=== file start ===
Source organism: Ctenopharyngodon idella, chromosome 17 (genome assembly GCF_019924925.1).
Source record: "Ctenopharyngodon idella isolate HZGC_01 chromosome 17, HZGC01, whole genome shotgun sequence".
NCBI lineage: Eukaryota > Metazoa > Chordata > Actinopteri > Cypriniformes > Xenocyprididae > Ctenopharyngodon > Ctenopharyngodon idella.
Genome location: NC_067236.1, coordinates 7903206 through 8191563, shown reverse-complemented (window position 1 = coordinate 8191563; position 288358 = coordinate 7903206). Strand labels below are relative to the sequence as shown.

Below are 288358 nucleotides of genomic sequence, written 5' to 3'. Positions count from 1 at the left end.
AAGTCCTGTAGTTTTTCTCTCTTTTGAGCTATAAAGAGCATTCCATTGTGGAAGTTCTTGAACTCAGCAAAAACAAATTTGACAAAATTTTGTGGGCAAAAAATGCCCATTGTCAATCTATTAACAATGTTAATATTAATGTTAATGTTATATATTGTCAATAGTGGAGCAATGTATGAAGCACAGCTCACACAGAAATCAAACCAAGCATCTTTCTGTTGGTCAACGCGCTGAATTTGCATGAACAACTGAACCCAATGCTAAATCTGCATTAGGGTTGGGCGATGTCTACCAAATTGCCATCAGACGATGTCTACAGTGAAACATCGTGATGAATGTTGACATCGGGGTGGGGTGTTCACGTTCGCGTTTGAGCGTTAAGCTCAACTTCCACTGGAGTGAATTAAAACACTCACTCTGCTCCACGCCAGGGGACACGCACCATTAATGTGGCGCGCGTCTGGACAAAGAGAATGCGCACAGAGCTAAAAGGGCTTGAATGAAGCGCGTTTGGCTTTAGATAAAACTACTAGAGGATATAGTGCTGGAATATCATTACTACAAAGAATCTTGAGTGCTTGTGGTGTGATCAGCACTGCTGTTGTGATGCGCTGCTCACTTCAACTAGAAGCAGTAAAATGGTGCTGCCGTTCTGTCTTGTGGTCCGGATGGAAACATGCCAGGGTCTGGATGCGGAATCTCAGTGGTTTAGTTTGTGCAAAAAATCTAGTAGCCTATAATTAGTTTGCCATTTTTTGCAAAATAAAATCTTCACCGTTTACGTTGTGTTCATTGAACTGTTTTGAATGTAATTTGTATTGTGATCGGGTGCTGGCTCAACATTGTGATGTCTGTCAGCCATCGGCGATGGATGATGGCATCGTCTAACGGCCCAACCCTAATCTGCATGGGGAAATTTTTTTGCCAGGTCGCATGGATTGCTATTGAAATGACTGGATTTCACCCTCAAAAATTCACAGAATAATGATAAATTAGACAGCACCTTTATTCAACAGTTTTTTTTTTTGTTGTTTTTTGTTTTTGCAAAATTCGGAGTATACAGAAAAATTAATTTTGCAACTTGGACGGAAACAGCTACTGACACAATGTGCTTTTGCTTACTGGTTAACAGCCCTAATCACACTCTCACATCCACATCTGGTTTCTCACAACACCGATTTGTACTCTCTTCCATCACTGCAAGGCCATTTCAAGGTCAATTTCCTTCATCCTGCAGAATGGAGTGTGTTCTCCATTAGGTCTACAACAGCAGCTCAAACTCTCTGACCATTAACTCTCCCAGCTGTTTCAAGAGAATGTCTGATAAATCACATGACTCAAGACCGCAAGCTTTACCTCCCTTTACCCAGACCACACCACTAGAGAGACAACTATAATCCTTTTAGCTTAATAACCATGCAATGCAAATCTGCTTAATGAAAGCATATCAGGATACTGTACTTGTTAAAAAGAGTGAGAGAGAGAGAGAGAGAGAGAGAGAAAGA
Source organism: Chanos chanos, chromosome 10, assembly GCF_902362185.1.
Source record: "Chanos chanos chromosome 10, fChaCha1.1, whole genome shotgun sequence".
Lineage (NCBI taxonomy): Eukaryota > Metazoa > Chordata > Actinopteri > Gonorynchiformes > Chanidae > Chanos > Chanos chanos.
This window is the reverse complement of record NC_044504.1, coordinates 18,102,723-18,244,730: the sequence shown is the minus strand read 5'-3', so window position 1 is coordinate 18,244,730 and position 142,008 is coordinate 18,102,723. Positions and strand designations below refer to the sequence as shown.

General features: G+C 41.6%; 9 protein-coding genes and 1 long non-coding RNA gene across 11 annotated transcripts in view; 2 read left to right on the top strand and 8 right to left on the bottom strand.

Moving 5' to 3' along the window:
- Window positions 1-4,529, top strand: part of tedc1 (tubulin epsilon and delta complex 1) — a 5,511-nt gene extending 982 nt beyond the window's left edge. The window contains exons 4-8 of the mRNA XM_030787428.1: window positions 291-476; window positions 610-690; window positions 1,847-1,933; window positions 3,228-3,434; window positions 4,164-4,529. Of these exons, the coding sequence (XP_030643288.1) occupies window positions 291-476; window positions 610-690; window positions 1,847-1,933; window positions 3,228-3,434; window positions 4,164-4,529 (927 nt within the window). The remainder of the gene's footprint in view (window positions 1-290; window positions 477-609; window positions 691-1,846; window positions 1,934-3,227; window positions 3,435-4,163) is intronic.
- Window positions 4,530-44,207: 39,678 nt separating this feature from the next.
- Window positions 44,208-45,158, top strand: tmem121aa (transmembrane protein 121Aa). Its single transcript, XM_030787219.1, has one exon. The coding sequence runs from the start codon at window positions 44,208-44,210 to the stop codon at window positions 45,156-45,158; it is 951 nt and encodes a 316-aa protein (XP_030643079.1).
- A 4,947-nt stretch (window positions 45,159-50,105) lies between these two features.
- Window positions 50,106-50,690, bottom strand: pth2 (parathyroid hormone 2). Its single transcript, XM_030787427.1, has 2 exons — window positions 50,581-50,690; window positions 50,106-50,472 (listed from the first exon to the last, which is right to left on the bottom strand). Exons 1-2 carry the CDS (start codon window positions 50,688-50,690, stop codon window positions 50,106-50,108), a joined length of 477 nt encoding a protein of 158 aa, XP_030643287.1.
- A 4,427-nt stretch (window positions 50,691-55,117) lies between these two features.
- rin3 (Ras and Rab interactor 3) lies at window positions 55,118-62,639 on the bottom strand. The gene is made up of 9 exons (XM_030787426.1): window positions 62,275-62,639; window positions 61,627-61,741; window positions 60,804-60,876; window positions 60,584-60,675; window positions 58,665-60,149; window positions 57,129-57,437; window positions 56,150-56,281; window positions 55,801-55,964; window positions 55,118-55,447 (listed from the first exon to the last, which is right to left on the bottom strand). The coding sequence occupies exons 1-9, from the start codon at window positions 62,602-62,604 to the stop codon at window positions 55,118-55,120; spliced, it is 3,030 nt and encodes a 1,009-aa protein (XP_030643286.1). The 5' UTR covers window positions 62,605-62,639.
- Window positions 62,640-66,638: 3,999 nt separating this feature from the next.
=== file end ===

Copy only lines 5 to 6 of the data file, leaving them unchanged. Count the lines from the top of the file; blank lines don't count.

Below are 288358 nucleotides of genomic sequence, written 5' to 3'. Positions count from 1 at the left end.
AAGTCCTGTAGTTTTTCTCTCTTTTGAGCTATAAAGAGCATTCCATTGTGGAAGTTCTTGAACTCAGCAAAAACAAATTTGACAAAATTTTGTGGGCAAAAAATGCCCATTGTCAATCTATTAACAATGTTAATATTAATGTTAATGTTATATATTGTCAATAGTGGAGCAATGTATGAAGCACAGCTCACACAGAAATCAAACCAAGCATCTTTCTGTTGGTCAACGCGCTGAATTTGCATGAACAACTGAACCCAATGCTAAATCTGCATTAGGGTTGGGCGATGTCTACCAAATTGCCATCAGACGATGTCTACAGTGAAACATCGTGATGAATGTTGACATCGGGGTGGGGTGTTCACGTTCGCGTTTGAGCGTTAAGCTCAACTTCCACTGGAGTGAATTAAAACACTCACTCTGCTCCACGCCAGGGGACACGCACCATTAATGTGGCGCGCGTCTGGACAAAGAGAATGCGCACAGAGCTAAAAGGGCTTGAATGAAGCGCGTTTGGCTTTAGATAAAACTACTAGAGGATATAGTGCTGGAATATCATTACTACAAAGAATCTTGAGTGCTTGTGGTGTGATCAGCACTGCTGTTGTGATGCGCTGCTCACTTCAACTAGAAGCAGTAAAATGGTGCTGCCGTTCTGTCTTGTGGTCCGGATGGAAACATGCCAGGGTCTGGATGCGGAATCTCAGTGGTTTAGTTTGTGCAAAAAATCTAGTAGCCTATAATTAGTTTGCCATTTTTTGCAAAATAAAATCTTCACCGTTTACGTTGTGTTCATTGAACTGTTTTGAATGTAATTTGTATTGTGATCGGGTGCTGGCTCAACATTGTGATGTCTGTCAGCCATCGGCGATGGATGATGGCATCGTCTAACGGCCCAACCCTAATCTGCATGGGGAAATTTTTTTGCCAGGTCGCATGGATTGCTATTGAAATGACTGGATTTCACCCTCAAAAATTCACAGAATAATGATAAATTAGACAGCACCTTTATTCAACAGTTTTTTTTTTTGTTGTTTTTTGTTTTTGCAAAATTCGGAGTATACAGAAAAATTAATTTTGCAACTTGGACGGAAACAGCTACTGACACAATGTGCTTTTGCTTACTGGTTAACAGCCCTAATCACACTCTCACATCCACATCTGGTTTCTCACAACACCGATTTGTACTCTCTTCCATCACTGCAAGGCCATTTCAAGGTCAATTTCCTTCATCCTGCAGAATGGAGTGTGTTCTCCATTAGGTCTACAACAGCAGCTCAAACTCTCTGACCATTAACTCTCCCAGCTGTTTCAAGAGAATGTCTGATAAATCACATGACTCAAGACCGCAAGCTTTACCTCCCTTTACCCAGACCACACCACTAGAGAGACAACTATAATCCTTTTAGCTTAATAACCATGCAATGCAAATCTGCTTAATGAAAGCATATCAGGATACTGTACTTGTTAAAAAGAGTGAGAGAGAGAGAGAGAGAGAGAGAGAAAGA